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Smoking bands
Officer May conjure Nirvana; the Explosion help others help themselves

Thereís nothing like the tingly thrill of listening to a band who canít quite hold it together, whose music seems continually on the verge of disaster. The new Officer May album, Smoking in A Minor (on the NYC indie Ace Fu), feels like the lucid moment just before a car crash when everything in your field of vision freezes, frantic and clear and inevitable. Itís a holy-hell tantrum clocking in somewhere between the ugliest parts of Nirvanaís In Utero and the heaviest parts of Shellacís At Action Park, its jerky, serrated guitars and blustery backbeats coalescing, almost by accident, into cancerous, scorched-earth anthems. " I knew from the start the world would only break my heart, " singer/guitarist Chris Warren seethes on the curdled, fuming " My Heart the Boomerang. " " The only thing that I can do is to try to fall apart on cue. "

Falling apart on cue is not as easy as it sounds, and itís been a while since anyone has done so as compellingly as Officer May, who play a record-release party this Friday at the Middle East. From the way Warren delivers the line, you understand heís being sarcastic ó he sings at the line as he sings it, contemptuous of his own lousy predispositions, and of yours, too. But you also understand that heís, somewhere beneath the surface, genuinely heartbroken. How does he pull this off? Well, you might say he sings it exactly the way Kurt Cobain, the last guy to walk that tightrope, would have. There are moments on Smoking, and on Officer Mayís debut, Helping Others Help Themselves (Random Noise Records), where Warrenís vocal resemblance to Kurt feels uncanny: that raspy wheeze with a drawling, hicked-out sharpness to it. " Thatís just ícause I was sick when we recorded the album and I lost my voice, " he says. But what about the last album? " I was sick when we recorded that one, too. " Later, heíll mention that one of his first bands, in junior high, recorded at a studio in a bowling alley, " and my voice sounded exactly the same as it does now. "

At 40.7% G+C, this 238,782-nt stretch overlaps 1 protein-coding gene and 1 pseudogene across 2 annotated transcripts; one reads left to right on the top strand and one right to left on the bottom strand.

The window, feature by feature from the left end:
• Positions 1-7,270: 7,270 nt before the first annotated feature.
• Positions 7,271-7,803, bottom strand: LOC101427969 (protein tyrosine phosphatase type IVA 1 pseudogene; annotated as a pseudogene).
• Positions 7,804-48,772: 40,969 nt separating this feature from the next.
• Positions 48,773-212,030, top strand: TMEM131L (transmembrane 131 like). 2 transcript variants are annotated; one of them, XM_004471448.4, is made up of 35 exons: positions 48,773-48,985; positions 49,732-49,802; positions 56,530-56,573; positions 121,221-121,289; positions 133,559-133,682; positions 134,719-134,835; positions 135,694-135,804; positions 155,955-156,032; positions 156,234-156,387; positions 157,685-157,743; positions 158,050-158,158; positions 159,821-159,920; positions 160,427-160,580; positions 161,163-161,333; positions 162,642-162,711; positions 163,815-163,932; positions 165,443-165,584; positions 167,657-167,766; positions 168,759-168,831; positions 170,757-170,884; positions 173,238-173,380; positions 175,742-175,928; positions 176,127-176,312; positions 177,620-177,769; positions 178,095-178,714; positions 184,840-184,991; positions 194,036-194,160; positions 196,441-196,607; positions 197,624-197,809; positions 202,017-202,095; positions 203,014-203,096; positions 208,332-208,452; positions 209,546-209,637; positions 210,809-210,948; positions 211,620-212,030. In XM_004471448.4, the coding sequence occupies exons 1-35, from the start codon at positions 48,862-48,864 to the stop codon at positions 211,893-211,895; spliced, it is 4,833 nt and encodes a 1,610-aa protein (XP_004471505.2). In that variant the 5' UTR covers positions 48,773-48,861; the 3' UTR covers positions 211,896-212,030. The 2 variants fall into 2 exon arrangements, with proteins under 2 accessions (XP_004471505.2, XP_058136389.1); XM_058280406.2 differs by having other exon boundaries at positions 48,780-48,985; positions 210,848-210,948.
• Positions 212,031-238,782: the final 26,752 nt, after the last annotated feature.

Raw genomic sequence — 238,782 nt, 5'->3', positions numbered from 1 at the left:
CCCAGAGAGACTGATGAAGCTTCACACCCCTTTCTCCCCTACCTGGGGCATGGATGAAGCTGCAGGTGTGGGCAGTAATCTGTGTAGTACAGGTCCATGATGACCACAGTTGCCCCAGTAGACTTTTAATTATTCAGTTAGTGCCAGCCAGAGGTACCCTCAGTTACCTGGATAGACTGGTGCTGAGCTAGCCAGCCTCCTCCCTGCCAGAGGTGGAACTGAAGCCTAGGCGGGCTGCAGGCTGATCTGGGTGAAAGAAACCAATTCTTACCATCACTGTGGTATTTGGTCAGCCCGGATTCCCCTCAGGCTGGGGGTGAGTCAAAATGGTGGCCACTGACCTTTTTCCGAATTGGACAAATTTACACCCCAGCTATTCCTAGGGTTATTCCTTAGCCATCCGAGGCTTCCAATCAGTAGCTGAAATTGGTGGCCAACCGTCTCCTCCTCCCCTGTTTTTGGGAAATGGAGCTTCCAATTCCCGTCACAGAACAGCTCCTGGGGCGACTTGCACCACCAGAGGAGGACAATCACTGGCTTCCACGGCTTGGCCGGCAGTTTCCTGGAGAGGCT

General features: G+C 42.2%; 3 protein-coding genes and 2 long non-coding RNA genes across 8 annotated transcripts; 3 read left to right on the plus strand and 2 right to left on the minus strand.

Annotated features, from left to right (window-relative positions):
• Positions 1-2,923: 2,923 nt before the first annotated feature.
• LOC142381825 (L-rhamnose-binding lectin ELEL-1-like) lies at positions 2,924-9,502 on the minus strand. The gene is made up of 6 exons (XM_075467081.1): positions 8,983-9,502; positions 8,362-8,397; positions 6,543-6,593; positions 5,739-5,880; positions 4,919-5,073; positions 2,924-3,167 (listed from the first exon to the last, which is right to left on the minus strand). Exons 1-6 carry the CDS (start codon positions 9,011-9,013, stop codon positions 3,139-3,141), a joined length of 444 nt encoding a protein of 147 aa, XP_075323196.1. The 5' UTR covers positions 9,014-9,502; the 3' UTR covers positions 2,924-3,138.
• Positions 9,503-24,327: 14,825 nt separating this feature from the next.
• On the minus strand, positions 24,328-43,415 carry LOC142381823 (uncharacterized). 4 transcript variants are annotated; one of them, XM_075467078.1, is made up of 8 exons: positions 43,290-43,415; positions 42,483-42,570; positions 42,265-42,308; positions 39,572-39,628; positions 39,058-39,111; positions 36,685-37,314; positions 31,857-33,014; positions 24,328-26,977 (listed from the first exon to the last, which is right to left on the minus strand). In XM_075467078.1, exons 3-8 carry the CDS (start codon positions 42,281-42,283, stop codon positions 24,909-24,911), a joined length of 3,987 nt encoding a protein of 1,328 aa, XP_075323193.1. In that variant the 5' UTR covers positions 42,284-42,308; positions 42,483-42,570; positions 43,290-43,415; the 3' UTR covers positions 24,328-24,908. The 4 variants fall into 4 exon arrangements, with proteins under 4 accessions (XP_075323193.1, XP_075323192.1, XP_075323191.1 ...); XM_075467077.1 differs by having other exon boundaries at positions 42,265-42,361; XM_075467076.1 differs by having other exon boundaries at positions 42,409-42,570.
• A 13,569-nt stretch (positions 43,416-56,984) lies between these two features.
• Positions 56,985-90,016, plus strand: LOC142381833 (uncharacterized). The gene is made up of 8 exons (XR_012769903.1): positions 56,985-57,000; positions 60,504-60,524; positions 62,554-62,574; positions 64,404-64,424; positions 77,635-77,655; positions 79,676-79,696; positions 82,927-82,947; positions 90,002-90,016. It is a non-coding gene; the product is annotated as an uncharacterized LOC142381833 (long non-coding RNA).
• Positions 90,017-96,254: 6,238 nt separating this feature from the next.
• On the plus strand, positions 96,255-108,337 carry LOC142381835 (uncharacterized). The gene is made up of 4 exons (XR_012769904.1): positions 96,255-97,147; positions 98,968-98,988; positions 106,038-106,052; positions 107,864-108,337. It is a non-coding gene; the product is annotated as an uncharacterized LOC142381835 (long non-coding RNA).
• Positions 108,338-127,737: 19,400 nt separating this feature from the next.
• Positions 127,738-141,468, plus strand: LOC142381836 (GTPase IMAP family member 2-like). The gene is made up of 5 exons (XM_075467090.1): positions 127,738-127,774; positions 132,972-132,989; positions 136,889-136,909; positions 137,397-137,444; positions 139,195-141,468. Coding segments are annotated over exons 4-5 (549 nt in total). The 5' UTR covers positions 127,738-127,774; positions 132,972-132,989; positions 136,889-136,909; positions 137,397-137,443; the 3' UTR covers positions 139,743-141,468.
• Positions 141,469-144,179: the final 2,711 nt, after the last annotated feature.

The point here isnít the resemblance ó (when Warren isnít going out of his way to disguise it, itís too eerie to be forced, so Iím convinced itís entirely a coincidence of biology) so much as what he does with it. Officer May donít sound anywhere near enough like Nirvana to raise your suspicions that theyíre angling to be the next Vines; the nicest Nirvana song Smoking will ever remind you of is " Radio Friendly Unit Shifter. " But itís also worth pointing out that Warrenís sarcasm ó in which the meaning of a line depends as much on his delivery of it as on its content ó is very much Kurtís sarcasm. The first, oft-quoted line from Helping Others Help Themselves ó " I want to be the leading cause of cancer " ó was very much Steve Albiniís sarcasm, smug and bitter. But the sarcasm of " My Heart the Boomerang " ó a characteristic so pervasive on Smoking as to render the quoting of its lyrics useless ó is something different. He sings panic and boredom in the same breath, and his sarcasm is a more or less constant state of mind ó the thing being said and its antithesis lock into a kind of emotional paralysis. Even in those moments where Warren isnít being sarcastic, these moments of paralysis are what concern him: " I want it so bad I can taste it/I want it so bad I almost hate it, " he sings on " The Big Bang. " Caught up in the musicís starts and stops and missteps, in its beautiful mess, is a fugue state forged in the singerís inability to reason: in the space between the wanting and the not wanting, the believing and the not believing, the feeling and the not feeling. And the way he sings it tells you both that everything matters and that nothing matters. Oh well, whatever, nevermind.